Of course, that brings us to the all-important question: how old is too old? At what point do you have to put your foot down and say you’re finished with the co sleeping experience no matter what?
It may feel a little frustrating to hear it, but like many aspects of parenting and child-raising, this answer is different for every family and every experience. A big part of the determining factors you’ll need to look at is the potential for your child to become distressed about the co sleeping experience. A co sleeping 5 year old may truly love to cuddle up in bed with you and your partner, but by the time your child reaches 6 he or she may suddenly feel shy, nervous or unhappy about it. If this happens at any stage of your child’s life, be sure you respect your little one’s feelings and wishes and start transitioning from co sleeping right away.
Don’t forget your own wishes as well as your partner’s, too. If either of you become uncomfortable with the sleeping arrangements, it’s time to stop co sleeping then as well. Everyone involved needs to be completely on board with the co sleeping experience in order for it to be a safe and enjoyable one. There is no shame in deciding it’s time to call it quits even if your little one isn’t yet showing signs of readiness to sleep in his or her own separate bed or room.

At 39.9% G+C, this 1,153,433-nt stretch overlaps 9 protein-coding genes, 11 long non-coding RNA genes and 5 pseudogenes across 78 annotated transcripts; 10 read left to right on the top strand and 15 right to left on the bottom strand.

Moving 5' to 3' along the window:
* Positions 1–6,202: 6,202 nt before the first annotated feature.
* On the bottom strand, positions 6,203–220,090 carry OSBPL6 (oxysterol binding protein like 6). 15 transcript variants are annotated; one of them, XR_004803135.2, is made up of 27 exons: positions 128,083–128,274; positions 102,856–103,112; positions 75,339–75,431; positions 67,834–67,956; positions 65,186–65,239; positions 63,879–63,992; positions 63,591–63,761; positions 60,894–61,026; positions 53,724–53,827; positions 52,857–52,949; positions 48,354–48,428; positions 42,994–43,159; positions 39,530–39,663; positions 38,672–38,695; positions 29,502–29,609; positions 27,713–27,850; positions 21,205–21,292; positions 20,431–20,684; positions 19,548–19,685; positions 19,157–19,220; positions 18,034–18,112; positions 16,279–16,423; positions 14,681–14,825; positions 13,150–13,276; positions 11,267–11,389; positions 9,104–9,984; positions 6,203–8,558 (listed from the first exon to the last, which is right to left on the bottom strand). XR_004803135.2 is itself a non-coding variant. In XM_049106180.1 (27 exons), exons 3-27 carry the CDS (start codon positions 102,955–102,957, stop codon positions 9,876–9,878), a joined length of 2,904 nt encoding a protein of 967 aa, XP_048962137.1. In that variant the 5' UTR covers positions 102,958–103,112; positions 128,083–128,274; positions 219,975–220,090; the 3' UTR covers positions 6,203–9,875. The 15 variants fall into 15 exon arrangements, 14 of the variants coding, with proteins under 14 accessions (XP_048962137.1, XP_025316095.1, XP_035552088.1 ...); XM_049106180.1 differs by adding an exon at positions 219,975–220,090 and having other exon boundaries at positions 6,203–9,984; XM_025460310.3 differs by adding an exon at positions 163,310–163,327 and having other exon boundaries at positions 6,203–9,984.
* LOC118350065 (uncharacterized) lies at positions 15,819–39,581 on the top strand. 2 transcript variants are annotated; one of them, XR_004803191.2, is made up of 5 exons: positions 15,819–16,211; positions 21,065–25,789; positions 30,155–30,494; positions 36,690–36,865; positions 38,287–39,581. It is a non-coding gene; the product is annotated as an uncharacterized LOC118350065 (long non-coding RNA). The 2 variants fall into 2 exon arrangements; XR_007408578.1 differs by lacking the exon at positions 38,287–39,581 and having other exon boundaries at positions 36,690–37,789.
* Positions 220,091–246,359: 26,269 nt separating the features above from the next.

When you are ready to start moving your child to a separate sleeping space, make sure you talk it all over with your child regardless of his or her age. Your little one will be able to understand more than you may think, and a heartfelt explanation from you may make your child feel much less alone or confused when it’s time to make this big change in his or her life.
There are a lot of reasons why you’ll need to stop co sleeping eventually. Once you have a solid understanding of these, you’ll come to realize that this experience can become a fond memory for you and your child as you both move on to new and exciting stages of your lives together.